My advice for what it's worth would be,  don't try and cram everything in. You need time to gain experience,  to learn from that experience and to experience different types of weather, hills, mountain areas etc. Try to get more than the bare minimum QMDs if you can, the more hill time you do the more you learn, the more conditions you experience and the better leader it will make as you can share your experience with others.

Good luck

Post edited at 08:39
Harrison_Connie - on 22 Aug 2018
In reply to gerrym6:

Take your time to enjoy the scheme, its an amazing journey and rushing it will only put you under pressure. 

I have been walking for about 5 years now and done my training last summer and passed my assessment this summer. I found it worth while taking the time to consolidate, it could mean the difference between a pass or fail. 

Regarding logbooks, obviously you need to hit the requirements and the bulk of your experience logged must be in summer. I was always told that 15% of the full 40 QMD's could be winter ones.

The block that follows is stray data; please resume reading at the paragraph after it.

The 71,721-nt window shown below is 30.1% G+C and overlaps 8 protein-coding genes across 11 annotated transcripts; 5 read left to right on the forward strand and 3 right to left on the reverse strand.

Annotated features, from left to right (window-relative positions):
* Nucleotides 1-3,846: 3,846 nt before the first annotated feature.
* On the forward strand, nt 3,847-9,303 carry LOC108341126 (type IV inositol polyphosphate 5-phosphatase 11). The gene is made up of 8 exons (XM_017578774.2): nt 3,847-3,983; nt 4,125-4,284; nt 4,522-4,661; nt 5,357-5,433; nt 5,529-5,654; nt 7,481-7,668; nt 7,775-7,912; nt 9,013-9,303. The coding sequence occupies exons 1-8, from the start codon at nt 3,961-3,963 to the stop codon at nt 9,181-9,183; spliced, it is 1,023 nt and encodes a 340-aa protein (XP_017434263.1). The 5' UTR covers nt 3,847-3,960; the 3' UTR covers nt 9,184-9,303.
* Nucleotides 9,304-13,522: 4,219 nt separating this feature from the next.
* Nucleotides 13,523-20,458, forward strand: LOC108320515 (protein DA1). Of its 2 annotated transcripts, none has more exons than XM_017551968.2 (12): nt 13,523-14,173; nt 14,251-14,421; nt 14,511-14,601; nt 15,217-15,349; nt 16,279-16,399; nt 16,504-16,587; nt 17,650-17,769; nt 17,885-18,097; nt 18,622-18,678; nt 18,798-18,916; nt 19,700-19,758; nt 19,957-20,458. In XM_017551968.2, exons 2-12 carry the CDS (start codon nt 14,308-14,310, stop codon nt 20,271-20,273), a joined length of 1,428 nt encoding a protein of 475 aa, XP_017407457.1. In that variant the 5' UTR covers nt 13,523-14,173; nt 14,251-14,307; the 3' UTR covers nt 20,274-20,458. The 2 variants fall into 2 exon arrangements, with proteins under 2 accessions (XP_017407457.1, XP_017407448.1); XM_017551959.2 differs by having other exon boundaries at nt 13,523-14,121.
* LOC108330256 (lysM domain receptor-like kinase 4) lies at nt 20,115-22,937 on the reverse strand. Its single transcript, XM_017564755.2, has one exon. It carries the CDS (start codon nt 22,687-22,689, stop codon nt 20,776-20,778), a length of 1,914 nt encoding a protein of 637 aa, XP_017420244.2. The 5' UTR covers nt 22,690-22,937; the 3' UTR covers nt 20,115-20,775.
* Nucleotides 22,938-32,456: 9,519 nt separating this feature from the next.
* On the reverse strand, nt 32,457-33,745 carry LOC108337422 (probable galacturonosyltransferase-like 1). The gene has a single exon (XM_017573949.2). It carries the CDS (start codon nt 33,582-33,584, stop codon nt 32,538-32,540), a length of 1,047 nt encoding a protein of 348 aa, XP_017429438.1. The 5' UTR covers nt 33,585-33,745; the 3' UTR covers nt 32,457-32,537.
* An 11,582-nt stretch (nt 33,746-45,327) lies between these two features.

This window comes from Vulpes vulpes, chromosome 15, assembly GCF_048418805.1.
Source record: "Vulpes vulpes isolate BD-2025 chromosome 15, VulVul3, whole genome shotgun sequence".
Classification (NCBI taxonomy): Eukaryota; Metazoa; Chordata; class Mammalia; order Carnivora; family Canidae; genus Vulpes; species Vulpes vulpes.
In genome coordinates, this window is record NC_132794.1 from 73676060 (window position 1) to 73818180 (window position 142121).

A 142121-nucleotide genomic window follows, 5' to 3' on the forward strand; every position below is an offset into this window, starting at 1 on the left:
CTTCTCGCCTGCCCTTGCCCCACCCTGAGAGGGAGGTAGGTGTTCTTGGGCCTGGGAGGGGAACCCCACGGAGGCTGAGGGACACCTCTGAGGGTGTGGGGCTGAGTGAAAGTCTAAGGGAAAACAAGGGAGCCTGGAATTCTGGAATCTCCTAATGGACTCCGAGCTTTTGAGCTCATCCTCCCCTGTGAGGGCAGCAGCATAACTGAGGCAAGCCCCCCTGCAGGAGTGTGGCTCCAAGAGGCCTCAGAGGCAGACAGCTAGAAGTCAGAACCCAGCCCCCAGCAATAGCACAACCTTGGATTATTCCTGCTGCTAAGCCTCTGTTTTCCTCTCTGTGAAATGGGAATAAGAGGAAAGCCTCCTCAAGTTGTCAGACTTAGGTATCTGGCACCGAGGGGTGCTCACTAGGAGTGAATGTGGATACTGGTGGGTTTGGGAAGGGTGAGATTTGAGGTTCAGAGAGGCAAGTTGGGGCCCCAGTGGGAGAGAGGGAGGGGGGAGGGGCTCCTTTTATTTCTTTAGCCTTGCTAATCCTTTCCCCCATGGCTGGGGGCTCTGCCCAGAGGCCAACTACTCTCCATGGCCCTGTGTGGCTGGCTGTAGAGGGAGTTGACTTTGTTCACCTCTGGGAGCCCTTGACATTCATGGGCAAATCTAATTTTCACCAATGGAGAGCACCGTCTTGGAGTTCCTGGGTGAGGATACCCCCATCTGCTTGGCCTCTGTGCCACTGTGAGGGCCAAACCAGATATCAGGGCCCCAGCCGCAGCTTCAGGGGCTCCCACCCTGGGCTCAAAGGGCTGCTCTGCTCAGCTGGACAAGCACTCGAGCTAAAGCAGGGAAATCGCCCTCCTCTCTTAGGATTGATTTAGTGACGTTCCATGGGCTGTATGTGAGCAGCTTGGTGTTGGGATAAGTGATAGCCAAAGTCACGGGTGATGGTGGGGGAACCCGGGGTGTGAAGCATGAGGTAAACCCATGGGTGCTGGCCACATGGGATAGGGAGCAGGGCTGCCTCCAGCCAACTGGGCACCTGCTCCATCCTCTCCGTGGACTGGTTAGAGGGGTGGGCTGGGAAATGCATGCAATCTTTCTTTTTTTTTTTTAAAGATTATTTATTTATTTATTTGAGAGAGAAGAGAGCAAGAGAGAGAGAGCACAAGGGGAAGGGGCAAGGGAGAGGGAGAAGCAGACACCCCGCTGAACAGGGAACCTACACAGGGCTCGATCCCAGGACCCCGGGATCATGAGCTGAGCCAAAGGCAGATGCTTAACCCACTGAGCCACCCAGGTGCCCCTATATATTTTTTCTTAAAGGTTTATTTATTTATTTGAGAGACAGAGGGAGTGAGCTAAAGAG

The logbook is just a gauge of experience, it doesn't necessarily mean you are ready for the assessment and it works the other way too. Make sure you feel ready and are happy with your abilities. 

Take your time and enjoy it, experience rubs off so take the time to build it up. Give me a shout if you want anymore info.





gerrym6 - on 22 Aug 2018

Thank you everyone for the advice. This isn’t a troll I can assure you despite the question being very vague, so if I may add some more context perhaps further opinions can appear. 

The reasoning for the short time frame & period of year is simple; contract at current work is coming to an end and I have the ability of a lot of free time to concentrate on mountain walking. In the past my training has worked best when I focus on a subject for a solid amount of time.

My background is roughly this and I’m not trying to brag/boost but I would assume some of this stuff is relevant.

I’m no stranger to the outdoors with three years of mountain biking around the UK. 30-40km routes off road with a lot of hiking involved just to reach the summits. All with OS maps, I’m not a fan of gps devices (unless in an emergency) map reading skills are confident. I’m not a trail centre junkie, big routes with mountains are my area. The Lake District being my main venue. I’ve done that both business & pleasure.

Three years as a guide of the Ardeche river, UKCC level 2 canoe & kayak. Working on outdoor centres with ropes, lots of ropes. Day hikes with NCS kids. Lots more stuff wrapped up over the last 7-8 years.